When this was implemented (during the French ears 1795-1813) the clergy rallied against it and obviously people had to adjust to it and needed some 'incentive' and the penal system is always a good-working, be it negative, incentive NOT to do things.
When the French left in 1813, I am sure plenty of people thought that the measure would be withdrawn but as Kingdom of The Netherlands in 1815 included not only the northern protestant provinces but also the southern Catholic provinces, the King and his government probably thought it best to keep the strict separation between church and state as to not upset either the north or the south.
And still an incentive was needed to make sure people followed the law to the letter.
As there have been no cases of the clergy religiously celebrating a, not yet existing, civil marriage, I guess the lawmakers have always felt that changing the article is not worth their time.
: --Previous Message--
: The law doesn't state that a civil marriage
: illegal if the couple has also been through
: a religious ceremony.
: It just says that a civil marriage is the
: only legally recognized marriage ceremony.
: Couples can decided to go through a
: religious ceremony AFTER their civil
: All religious celebrants (whether a rabbi,
: priest, reverend, imam, shaman) have to ask
: to see the civil marriage certificate (a
: little booklet that states the names of the
: wedded couple, their dates of birth, places
: of birth and the name of their parents. This
: booklet will also be used for the
: registration of future children born during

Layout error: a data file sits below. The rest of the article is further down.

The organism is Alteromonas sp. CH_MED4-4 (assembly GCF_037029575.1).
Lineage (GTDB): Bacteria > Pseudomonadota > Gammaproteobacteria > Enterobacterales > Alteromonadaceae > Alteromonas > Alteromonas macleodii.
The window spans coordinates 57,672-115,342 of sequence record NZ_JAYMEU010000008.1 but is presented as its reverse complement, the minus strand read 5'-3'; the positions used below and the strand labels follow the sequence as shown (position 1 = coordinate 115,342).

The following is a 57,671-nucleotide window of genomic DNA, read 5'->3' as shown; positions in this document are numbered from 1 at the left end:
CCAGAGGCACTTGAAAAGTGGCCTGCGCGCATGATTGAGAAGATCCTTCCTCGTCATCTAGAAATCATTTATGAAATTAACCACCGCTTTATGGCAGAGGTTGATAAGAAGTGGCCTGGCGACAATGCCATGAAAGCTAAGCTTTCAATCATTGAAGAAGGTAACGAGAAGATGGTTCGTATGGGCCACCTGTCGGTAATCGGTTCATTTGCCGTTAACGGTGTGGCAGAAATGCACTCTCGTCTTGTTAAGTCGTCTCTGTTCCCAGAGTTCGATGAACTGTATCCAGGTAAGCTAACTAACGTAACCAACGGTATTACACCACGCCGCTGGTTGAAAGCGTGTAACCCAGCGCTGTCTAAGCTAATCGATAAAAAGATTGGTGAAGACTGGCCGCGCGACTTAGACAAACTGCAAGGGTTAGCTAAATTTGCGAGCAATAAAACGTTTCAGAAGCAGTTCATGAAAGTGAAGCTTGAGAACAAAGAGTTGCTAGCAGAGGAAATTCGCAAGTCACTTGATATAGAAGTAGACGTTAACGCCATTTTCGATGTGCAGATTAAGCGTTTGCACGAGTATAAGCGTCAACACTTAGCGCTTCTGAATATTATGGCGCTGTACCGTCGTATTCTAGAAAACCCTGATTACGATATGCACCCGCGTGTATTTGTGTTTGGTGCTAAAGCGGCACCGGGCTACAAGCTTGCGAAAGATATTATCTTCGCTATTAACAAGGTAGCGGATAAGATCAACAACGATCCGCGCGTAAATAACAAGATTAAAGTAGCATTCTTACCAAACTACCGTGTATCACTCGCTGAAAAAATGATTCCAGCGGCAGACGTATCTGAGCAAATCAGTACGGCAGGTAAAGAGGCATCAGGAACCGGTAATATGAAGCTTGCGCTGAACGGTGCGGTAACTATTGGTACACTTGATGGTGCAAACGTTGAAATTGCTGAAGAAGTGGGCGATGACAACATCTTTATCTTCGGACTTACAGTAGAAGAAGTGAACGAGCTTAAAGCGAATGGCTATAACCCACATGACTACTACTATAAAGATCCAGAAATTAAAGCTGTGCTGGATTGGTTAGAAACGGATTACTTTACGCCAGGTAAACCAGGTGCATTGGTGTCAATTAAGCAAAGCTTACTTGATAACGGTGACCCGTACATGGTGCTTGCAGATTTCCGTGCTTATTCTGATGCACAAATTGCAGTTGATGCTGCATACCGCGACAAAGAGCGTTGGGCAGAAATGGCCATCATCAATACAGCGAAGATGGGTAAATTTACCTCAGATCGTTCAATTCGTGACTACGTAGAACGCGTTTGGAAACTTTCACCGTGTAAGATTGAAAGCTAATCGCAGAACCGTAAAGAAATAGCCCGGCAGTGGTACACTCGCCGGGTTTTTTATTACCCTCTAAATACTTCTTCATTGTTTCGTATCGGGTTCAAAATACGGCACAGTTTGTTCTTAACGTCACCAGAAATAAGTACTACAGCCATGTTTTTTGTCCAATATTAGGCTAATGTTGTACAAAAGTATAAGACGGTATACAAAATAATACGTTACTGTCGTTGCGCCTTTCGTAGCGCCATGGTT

: the marriage).
: A religious celebrant who performs a
: religious marriage ceremony PRIOR to the
: civil marriage (and this has either not
: checked the existence of the marriage
: certificate or decided to ignore its
: absence) is punishable under the law.
: Eleonore, I don't understand the logic of
: this at all. If religious ceremonies don't
: have any legal validity in Belgium or the
: Netherlands, why on earth should the state
: be dictating to people when they can enter a
: church or mosque or temple to have a
: religious ceremony to celebrate their union?
: So long as they realise they are not
: legally married until they undergo the civil
: ceremony, what difference should it make to
: the state whether they have a church
: ceremony before or after the legally valid
: civil ceremony or whether they have any at
: all? It's like dictating to people on what
: day and at what time they are allowed to go
: to church. Given that church and state are
: strictly separate it should have nothing to
: do with the state what people's religious
: arrangements are so long as they understand
: that only the civil ceremony is legally
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